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Diclofenac Sodium Topical gel

The 1% skin gel is used to treat osteoarthritis of the hands or knees

Generic Name: diclofenac topical

Brand Names: Voltaren, Flector Patch, Voltaren Topical, Solaraze, Pennsaid

There is an FDA Alert for this drug. Click here to view it.

Special Alerts:

[Posted 12/04/2009] Endo, Novartis and FDA notified healthcare professionals of revisions to the Hepatic Effects section of the prescribing information to add new warnings and precautions about the potential for elevation in liver function tests during treatment with all products containing diclofenac sodium.

In postmarketing reports, cases of drug-induced hepatotoxicity have been reported in the first month but can occur at any time during treatment with diclofenac. Postmarketing surveillance has reported cases of severe hepatic reactions, including liver necrosis, jaundice, fulminant hepatitis with and without jaundice, and liver failure. Some of these reported cases resulted in fatalities or liver transplantation.

Physicians should measure transaminases periodically in patients receiving long-term therapy with diclofenac. The optimum times for making the first and subsequent transaminase measurement are not known. Based on clinical trial data and postmarketing experiences, transaminases should be monitored within 4 to 8 weeks after initiating treatment with diclofenac. For more information visit the FDA website at: [Web] and [Web].

REMS:

FDA approved a REMS for diclofenac (topical) to ensure that the benefits of a drug outweigh the risks. However, FDA later rescinded REMS requirements. See the FDA REMS page ([Web]) or the ASHP REMS Resource Center ([Web]).

What is this medicine?

DICLOFENAC (dye KLOE fen ak) is a non-steroidal anti-inflammatory drug (NSAID). The 1% skin gel is used to treat osteoarthritis of the hands or knees. The 3% skin gel is used to treat actinic keratosis.

What should I tell my health care provider before I take this medicine?

They need to know if you have any of these conditions:
  • asthma
  • bleeding problems
  • coronary artery bypass graft (CABG) surgery within the past 2 weeks
  • heart disease
  • high blood pressure
  • if you frequently drink alcohol containing drinks
  • kidney disease
  • liver disease
  • open or infected skin
  • stomach problems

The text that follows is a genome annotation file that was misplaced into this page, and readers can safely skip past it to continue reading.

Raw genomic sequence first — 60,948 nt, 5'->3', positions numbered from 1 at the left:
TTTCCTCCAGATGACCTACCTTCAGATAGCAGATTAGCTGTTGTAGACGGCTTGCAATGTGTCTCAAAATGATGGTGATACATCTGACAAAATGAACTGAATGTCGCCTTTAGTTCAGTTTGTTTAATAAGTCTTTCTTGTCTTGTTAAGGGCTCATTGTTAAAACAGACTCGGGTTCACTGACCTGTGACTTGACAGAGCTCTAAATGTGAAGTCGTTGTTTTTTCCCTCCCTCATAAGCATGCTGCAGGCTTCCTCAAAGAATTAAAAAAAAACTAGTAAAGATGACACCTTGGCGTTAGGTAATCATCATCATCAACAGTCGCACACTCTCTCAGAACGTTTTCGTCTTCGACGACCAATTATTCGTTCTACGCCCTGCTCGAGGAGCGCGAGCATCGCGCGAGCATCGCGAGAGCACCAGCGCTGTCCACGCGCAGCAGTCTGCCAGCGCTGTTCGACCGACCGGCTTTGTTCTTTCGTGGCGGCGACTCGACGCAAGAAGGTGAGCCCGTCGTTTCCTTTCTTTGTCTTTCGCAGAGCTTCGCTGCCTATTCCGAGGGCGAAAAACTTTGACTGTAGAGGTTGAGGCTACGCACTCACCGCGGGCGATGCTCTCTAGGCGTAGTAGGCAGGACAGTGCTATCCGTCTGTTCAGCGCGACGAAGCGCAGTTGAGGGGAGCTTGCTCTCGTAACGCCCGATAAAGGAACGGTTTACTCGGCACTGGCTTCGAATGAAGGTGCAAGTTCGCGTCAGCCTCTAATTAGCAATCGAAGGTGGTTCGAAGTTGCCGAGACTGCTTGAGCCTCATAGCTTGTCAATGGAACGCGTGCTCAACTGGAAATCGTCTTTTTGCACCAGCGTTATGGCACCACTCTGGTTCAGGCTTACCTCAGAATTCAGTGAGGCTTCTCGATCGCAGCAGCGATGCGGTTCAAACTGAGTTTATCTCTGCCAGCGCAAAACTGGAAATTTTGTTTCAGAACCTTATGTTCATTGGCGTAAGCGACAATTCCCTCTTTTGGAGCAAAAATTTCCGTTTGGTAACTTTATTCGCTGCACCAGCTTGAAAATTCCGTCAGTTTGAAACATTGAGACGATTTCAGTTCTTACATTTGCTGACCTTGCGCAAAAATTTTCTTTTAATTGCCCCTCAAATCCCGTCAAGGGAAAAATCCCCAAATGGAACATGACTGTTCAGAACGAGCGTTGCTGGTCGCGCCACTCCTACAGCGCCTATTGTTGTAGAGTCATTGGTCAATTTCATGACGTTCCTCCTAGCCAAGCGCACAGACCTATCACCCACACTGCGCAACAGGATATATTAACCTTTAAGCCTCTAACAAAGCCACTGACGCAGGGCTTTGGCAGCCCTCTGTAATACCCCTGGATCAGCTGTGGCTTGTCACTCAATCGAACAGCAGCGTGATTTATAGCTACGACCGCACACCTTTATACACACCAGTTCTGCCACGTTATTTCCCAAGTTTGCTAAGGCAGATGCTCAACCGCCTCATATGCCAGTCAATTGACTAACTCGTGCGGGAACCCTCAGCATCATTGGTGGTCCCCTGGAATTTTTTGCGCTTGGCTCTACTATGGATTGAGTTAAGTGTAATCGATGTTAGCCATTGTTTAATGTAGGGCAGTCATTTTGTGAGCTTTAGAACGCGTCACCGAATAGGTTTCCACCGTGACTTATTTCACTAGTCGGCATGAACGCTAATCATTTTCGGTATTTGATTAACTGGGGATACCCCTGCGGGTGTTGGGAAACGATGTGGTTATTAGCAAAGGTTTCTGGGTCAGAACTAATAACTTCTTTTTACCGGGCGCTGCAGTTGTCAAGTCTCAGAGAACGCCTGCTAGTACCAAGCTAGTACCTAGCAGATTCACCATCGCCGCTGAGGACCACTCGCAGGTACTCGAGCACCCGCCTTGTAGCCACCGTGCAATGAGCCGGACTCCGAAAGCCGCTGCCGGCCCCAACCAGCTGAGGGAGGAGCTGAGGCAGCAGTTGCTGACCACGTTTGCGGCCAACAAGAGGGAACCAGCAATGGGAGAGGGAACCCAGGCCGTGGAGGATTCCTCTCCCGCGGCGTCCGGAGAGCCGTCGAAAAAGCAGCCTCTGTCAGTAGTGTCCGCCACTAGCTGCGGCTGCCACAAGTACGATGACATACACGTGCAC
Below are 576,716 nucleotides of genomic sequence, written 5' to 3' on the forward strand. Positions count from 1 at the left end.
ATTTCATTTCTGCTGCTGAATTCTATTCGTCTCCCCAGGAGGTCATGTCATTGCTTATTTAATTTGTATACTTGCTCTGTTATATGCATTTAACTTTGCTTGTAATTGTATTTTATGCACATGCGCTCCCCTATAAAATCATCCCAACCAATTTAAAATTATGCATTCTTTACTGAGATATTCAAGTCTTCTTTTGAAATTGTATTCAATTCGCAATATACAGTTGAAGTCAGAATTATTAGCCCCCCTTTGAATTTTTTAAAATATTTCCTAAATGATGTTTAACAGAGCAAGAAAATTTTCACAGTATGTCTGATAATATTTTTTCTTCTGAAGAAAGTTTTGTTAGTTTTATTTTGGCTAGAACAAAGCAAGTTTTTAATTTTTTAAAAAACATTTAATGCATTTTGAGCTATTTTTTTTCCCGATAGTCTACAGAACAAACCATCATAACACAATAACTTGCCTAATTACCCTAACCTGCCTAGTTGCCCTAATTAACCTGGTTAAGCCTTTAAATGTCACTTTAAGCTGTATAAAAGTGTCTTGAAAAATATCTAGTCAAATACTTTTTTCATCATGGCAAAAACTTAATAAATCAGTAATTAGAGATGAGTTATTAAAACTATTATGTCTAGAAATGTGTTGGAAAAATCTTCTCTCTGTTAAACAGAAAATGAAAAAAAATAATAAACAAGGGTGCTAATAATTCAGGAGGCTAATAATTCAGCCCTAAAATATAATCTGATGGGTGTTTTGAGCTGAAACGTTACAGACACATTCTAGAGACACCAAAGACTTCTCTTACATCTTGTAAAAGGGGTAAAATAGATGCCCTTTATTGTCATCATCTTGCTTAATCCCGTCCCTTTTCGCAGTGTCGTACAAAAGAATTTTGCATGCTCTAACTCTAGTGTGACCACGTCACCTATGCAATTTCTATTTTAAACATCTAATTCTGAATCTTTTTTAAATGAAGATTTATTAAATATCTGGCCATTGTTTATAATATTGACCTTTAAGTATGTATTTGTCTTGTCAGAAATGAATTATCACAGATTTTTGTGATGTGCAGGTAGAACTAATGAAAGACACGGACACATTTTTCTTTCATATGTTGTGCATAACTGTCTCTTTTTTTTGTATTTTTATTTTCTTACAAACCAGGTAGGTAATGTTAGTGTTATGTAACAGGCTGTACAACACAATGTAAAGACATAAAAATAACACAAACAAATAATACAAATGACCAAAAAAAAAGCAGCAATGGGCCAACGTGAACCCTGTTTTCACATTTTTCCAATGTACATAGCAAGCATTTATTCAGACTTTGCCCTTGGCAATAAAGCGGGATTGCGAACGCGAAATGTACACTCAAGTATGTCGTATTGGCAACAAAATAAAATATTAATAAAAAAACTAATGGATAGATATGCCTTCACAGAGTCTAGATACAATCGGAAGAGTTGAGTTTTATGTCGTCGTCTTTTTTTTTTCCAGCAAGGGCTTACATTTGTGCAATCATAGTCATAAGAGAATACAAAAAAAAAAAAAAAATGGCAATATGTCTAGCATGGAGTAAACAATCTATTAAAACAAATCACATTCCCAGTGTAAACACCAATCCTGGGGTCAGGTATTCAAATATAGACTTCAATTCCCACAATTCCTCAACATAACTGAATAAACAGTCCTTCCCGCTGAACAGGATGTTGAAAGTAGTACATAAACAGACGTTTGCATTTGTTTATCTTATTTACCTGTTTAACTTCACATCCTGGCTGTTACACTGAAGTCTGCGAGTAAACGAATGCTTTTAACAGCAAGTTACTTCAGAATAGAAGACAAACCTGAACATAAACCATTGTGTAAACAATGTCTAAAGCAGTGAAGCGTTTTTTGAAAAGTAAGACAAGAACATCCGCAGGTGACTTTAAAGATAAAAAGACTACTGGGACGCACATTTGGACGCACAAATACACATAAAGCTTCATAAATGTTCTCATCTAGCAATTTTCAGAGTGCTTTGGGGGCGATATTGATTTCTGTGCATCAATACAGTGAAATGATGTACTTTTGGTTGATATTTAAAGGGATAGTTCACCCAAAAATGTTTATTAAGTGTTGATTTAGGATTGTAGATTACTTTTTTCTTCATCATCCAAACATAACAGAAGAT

• an unusual or allergic reaction to diclofenac, aspirin, other NSAIDs, other medicines, benzyl alcohol (3% gel only), foods, dyes, or preservatives
  • pregnant or trying to get pregnant
  • breast-feeding

How should I use this medicine?

This medicine is for external use only. Follow the directions on the prescription label. Wash hands before and after use. Do not get this medicine in your eyes. If you do, rinse out with plenty of cool tap water. Use your doses at regular intervals. Do not use your medicine more often than directed.

A special MedGuide will be given to you by the pharmacist with each prescription and refill of the 1% gel. Be sure to read this information carefully each time.

Talk to your pediatrician regarding the use of this medicine in children. Special care may be needed. The 3% gel is not approved for use in children.

What if I miss a dose?

If you miss a dose, use it as soon as you can. If it is almost time for your next dose, use only that dose. Do not use double or extra doses.

What may interact with this medicine?

  • aspirin
  • NSAIDs, medicines for pain and inflammation, like ibuprofen or naproxen

Do not use any other skin products without telling your doctor or health care professional.

What should I watch for while using this medicine?

Tell your doctor or healthcare professional if your symptoms do not start to get better or if they get worse. You will need to follow up with your health care provider to monitor your progress. You may need to be treated for up to 3 months if you are using the 3% gel, but the full effect may not occur until 1 month after stopping treatment. If you develop a severe skin reaction, contact your doctor or health care professional immediately.

This medicine can make you more sensitive to the sun. Keep out of the sun. If you cannot avoid being in the sun, wear protective clothing and use sunscreen. Do not use sun lamps or tanning beds/booths.

Do not take medicines such as ibuprofen and naproxen with this medicine. Side effects such as stomach upset, nausea, or ulcers may be more likely to occur. Many medicines available without a prescription should not be taken with this medicine.

This medicine does not prevent heart attack or stroke. In fact, this medicine may increase the chance of a heart attack or stroke. The chance may increase with longer use of this medicine and in people who have heart disease. If you take aspirin to prevent heart attack or stroke, talk with your doctor or health care professional.

This medicine can cause ulcers and bleeding in the stomach and intestines at any time during treatment. Do not smoke cigarettes or drink alcohol. These increase irritation to your stomach and can make it more susceptible to damage from this medicine. Ulcers and bleeding can happen without warning symptoms and can cause death.

You may get drowsy or dizzy. Do not drive, use machinery, or do anything that needs mental alertness until you know how this medicine affects you. Do not stand or sit up quickly, especially if you are an older patient. This reduces the risk of dizzy or fainting spells.

This medicine can cause you to bleed more easily. Try to avoid damage to your teeth and gums when you brush or floss your teeth.


Last Updated: April 20, 2009
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